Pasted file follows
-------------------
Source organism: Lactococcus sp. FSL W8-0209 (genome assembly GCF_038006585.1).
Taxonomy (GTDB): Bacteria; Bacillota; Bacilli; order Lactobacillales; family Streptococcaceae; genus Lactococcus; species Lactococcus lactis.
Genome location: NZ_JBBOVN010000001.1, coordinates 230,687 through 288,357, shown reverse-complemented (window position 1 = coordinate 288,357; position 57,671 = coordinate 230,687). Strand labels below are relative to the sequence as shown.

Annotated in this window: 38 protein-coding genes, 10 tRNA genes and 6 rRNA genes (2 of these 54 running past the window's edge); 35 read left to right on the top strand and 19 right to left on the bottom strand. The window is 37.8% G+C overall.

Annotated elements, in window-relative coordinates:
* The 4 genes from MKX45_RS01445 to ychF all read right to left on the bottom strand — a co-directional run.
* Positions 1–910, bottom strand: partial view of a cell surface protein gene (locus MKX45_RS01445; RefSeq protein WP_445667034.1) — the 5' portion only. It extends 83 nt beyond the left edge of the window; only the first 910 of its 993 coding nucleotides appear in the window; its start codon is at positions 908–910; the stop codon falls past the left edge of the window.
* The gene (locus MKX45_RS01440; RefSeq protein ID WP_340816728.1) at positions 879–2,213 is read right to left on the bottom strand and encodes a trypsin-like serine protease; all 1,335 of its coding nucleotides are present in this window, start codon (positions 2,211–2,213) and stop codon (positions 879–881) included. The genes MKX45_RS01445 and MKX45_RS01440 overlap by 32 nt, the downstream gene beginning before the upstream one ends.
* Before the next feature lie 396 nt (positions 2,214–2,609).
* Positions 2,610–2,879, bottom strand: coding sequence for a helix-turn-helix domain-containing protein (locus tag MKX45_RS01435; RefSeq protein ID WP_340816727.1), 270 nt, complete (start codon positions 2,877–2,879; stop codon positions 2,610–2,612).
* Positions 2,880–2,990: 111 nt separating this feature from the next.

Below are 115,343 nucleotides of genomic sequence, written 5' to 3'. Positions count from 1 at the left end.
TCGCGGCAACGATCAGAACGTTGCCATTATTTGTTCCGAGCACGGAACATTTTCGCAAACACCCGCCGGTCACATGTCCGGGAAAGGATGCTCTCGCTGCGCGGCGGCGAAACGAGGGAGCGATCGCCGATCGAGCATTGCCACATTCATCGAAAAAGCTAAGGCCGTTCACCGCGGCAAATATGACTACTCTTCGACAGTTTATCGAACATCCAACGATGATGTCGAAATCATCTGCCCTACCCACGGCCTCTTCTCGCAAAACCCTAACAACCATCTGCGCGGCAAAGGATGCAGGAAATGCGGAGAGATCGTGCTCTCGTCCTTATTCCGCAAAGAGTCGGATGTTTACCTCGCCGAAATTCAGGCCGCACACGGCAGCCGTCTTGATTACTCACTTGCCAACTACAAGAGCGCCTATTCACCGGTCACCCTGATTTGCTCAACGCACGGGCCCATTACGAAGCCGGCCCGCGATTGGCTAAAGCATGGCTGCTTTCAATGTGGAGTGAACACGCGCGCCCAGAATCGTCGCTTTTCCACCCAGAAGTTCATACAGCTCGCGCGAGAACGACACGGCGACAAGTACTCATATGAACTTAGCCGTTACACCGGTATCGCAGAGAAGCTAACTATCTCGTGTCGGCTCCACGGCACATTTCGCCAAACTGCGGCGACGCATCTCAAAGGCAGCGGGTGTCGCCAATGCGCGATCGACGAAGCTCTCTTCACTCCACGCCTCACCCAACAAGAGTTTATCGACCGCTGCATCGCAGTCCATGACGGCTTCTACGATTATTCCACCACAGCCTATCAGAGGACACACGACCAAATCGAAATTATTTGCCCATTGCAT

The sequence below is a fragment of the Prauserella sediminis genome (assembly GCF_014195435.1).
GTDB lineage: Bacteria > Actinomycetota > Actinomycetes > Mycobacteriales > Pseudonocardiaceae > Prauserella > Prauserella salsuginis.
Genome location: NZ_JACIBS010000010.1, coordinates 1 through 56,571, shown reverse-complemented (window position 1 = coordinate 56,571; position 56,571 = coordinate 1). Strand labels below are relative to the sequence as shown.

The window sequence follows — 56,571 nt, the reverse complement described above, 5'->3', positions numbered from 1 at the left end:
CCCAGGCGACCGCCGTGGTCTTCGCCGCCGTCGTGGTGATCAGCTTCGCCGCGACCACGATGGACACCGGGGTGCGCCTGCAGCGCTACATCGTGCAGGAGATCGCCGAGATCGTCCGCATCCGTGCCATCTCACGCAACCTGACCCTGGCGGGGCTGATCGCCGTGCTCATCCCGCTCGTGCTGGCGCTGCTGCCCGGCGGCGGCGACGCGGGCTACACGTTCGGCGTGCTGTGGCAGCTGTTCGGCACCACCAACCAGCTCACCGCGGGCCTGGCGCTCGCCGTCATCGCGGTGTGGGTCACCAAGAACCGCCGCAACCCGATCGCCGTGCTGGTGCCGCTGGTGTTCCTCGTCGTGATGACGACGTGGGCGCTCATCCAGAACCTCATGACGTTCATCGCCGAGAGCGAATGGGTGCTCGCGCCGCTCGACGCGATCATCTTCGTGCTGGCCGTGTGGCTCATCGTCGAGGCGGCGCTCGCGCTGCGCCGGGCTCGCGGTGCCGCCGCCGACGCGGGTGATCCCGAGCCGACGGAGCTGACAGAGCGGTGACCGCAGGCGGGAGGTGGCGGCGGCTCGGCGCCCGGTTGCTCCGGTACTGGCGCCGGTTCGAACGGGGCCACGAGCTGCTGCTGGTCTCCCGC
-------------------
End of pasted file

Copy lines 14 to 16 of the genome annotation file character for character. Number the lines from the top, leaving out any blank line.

The sequence below is a fragment of the Prauserella sediminis genome (assembly GCF_014195435.1).
GTDB lineage: Bacteria > Actinomycetota > Actinomycetes > Mycobacteriales > Pseudonocardiaceae > Prauserella > Prauserella salsuginis.
Genome location: NZ_JACIBS010000010.1, coordinates 1 through 56,571, shown reverse-complemented (window position 1 = coordinate 56,571; position 56,571 = coordinate 1). Strand labels below are relative to the sequence as shown.